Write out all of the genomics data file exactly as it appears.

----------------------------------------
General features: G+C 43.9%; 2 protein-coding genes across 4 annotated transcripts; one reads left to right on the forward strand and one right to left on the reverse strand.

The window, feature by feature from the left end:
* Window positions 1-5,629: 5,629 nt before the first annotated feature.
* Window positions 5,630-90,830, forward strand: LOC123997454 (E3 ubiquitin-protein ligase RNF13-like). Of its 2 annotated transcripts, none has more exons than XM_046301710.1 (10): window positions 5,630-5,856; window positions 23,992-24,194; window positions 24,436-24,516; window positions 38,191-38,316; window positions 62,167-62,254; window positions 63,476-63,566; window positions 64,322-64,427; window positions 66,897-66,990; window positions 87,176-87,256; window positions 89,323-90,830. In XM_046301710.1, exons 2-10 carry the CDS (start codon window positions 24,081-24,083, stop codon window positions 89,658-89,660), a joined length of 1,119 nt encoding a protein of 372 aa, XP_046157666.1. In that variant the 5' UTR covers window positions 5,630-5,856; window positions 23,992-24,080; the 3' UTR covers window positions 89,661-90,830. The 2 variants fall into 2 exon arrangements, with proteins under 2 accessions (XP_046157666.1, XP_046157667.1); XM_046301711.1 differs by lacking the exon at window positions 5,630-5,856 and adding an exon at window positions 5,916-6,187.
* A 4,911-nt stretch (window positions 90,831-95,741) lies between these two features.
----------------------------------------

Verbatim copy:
General features: G+C 43.9%; 2 protein-coding genes across 4 annotated transcripts; one reads left to right on the forward strand and one right to left on the reverse strand.

The window, feature by feature from the left end:
* Window positions 1-5,629: 5,629 nt before the first annotated feature.
* Window positions 5,630-90,830, forward strand: LOC123997454 (E3 ubiquitin-protein ligase RNF13-like). Of its 2 annotated transcripts, none has more exons than XM_046301710.1 (10): window positions 5,630-5,856; window positions 23,992-24,194; window positions 24,436-24,516; window positions 38,191-38,316; window positions 62,167-62,254; window positions 63,476-63,566; window positions 64,322-64,427; window positions 66,897-66,990; window positions 87,176-87,256; window positions 89,323-90,830. In XM_046301710.1, exons 2-10 carry the CDS (start codon window positions 24,081-24,083, stop codon window positions 89,658-89,660), a joined length of 1,119 nt encoding a protein of 372 aa, XP_046157666.1. In that variant the 5' UTR covers window positions 5,630-5,856; window positions 23,992-24,080; the 3' UTR covers window positions 89,661-90,830. The 2 variants fall into 2 exon arrangements, with proteins under 2 accessions (XP_046157666.1, XP_046157667.1); XM_046301711.1 differs by lacking the exon at window positions 5,630-5,856 and adding an exon at window positions 5,916-6,187.
* A 4,911-nt stretch (window positions 90,831-95,741) lies between these two features.